The basics should be familiar to anyone who played the first game, but dig a little bit deeper into the options modes and you'll find a number of cool new gameplay modes and customization options that make this a more personal experience. There are several new single player modes including a progressively harder challenge mode, which is significantly more difficult than the standard game. These twists are very much appreciated and help extend the game's longevity with additional depth and challenge. Players will also be able to test their reflexes and skill in the timed mode, which counts how many lines you can complete before the time runs out. You can choose how long the clock will tick in this mode as well. Puzzle Mode follows closer to the feel of the original game while the new Mission mode offers more complex puzzle solving objectives, such as creating specific types of shapes to make things even more interesting. In order to unlock new skins and music tracks, you can complete levels in the challenge mode. These new skins can then be used in the game's other modes as well. Lumines II also lets players create custom single player games by letting them choose and customize the order of skins and music during each game. You can also change the type of console you use, to further customize the game's look. In addition, players can select a number of multiplayer options that allow them to share skins and custom music tracks via wi-fi connections. While the single player games are exciting, playing along with others online or via system links adds an entirely new dimension to the gameplay. There are a number of standard modes along with some new Duel modes for multiplayer games that add a competitive layer onto the already addictive game. You can practice your techniques in the Vs. CPU mode and then use these skills when you play against another player as well. Lumines II's gameplay modes are fairly robust and offer a variety in the ways you can play the game.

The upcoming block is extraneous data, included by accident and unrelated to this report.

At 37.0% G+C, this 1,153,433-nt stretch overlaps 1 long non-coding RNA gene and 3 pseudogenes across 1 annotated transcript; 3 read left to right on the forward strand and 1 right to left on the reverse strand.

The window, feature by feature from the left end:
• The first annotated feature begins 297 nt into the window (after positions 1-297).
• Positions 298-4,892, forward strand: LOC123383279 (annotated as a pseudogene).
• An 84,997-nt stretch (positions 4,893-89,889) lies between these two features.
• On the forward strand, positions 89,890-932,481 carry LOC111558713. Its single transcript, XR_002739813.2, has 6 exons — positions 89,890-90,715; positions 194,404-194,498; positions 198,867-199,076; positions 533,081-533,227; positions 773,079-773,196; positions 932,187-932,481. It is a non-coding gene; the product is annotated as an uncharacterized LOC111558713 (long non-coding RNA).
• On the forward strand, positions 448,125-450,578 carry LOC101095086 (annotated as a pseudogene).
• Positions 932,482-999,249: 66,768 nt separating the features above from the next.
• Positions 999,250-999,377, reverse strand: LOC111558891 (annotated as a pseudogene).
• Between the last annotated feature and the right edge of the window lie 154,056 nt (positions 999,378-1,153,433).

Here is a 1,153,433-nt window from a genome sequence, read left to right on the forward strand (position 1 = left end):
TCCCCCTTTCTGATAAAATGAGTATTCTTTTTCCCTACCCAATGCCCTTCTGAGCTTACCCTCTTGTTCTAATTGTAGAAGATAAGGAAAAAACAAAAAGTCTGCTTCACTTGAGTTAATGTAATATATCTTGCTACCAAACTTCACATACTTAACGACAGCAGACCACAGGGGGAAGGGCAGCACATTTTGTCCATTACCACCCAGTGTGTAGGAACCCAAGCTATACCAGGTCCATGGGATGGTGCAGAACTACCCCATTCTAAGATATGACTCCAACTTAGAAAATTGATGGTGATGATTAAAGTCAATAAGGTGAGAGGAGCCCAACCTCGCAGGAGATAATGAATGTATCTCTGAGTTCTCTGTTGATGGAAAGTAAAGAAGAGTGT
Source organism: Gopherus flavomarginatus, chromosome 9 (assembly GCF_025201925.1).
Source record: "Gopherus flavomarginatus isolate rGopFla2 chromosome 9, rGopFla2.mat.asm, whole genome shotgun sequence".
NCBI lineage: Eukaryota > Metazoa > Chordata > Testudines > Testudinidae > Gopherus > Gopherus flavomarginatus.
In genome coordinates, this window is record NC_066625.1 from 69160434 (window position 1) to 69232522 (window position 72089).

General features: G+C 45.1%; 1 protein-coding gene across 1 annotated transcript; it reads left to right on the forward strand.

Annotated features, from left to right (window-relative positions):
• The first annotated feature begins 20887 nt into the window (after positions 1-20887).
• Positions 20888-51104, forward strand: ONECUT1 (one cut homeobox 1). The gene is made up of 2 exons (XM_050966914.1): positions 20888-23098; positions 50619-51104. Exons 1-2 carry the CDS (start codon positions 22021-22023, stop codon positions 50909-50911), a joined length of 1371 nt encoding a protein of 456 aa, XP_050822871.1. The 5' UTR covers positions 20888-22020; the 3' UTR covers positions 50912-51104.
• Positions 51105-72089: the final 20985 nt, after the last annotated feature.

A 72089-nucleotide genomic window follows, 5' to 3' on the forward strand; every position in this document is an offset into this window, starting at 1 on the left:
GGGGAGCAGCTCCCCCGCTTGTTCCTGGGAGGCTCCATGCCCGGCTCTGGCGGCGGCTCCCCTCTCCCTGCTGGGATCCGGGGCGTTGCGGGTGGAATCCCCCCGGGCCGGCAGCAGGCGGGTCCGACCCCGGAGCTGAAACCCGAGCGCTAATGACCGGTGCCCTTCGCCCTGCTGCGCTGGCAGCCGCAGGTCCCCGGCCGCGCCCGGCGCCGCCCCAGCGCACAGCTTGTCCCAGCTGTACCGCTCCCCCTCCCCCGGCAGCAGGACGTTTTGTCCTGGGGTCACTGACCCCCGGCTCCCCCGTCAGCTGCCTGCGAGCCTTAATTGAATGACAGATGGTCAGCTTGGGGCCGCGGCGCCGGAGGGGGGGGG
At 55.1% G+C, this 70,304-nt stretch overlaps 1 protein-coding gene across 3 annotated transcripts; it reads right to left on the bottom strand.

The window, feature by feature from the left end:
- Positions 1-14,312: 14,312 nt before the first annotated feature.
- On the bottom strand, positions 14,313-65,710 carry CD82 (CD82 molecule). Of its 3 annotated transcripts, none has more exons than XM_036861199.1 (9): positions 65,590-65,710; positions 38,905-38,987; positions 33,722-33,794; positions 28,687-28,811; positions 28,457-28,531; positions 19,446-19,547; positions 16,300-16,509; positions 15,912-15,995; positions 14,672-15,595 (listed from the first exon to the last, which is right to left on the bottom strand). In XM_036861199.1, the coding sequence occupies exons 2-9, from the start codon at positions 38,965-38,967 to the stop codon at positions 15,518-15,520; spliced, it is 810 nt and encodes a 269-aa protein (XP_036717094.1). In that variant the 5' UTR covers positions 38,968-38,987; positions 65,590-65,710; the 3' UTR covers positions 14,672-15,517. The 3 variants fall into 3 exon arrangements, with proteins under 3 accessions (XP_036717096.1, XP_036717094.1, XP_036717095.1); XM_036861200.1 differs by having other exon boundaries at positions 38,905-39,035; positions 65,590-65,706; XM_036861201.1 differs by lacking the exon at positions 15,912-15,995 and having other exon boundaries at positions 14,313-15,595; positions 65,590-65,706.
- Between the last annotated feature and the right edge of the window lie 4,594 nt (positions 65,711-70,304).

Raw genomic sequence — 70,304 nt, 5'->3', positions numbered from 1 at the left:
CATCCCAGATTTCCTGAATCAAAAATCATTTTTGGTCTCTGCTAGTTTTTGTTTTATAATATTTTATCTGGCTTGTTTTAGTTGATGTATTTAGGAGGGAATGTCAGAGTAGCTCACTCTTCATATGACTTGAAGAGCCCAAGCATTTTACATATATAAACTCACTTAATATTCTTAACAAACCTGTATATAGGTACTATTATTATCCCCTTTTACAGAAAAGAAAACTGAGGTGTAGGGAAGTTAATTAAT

Lumines' soundtrack is a bit more expansive than the first game, which featured mainly techno and dance music to include more pop acts like Beck, Black Eyed Peas, Chemical Brothers, Fatboy Slim, Junkie XL and, Gwen Stefani. While this attempt to create a more mainstream title is interesting, the vocal tracks offer more distraction than they're worth and actually help to detract from the overall experience. Only a few tracks are available initially, but more can be unlocked as you progress through the game. In addition to the broader selection of songs, the Lumines II also includes a sequencer function. This lets you edit and customize tracks down to their beats and notes. There are several base tracks which you can use to get started, and you can then change the beats per minute, song structure and drums to your liking. It's fairly easy to use and adds even more customization to the game. Players can also choose the order of skins they see in each level, which allows you to adjust the game's look even further. From a visual standpoint, Lumines II looks and feels quite similar to the first game with a similar presentation and interface. It maintains the hypnotic feel of the first game, though it feels a bit rougher around the edges thanks to the harder rocking soundtrack and videos. The skins and backgrounds are a bit more varied and interesting this time, though the streaming video sequences are incredibly annoying. While this sequel adds many bells and whistles, it hasn't lost sight of what made Lumines so appealing in the first place. The many enhancements, customization options and new gameplay modes are very much appreciated. While it doesn't add much innovation to the already existing franchise, this is still a solidly entertaining puzzle title and the cheap retail price makes it highly recommended for fans of the original game.

Grade: C+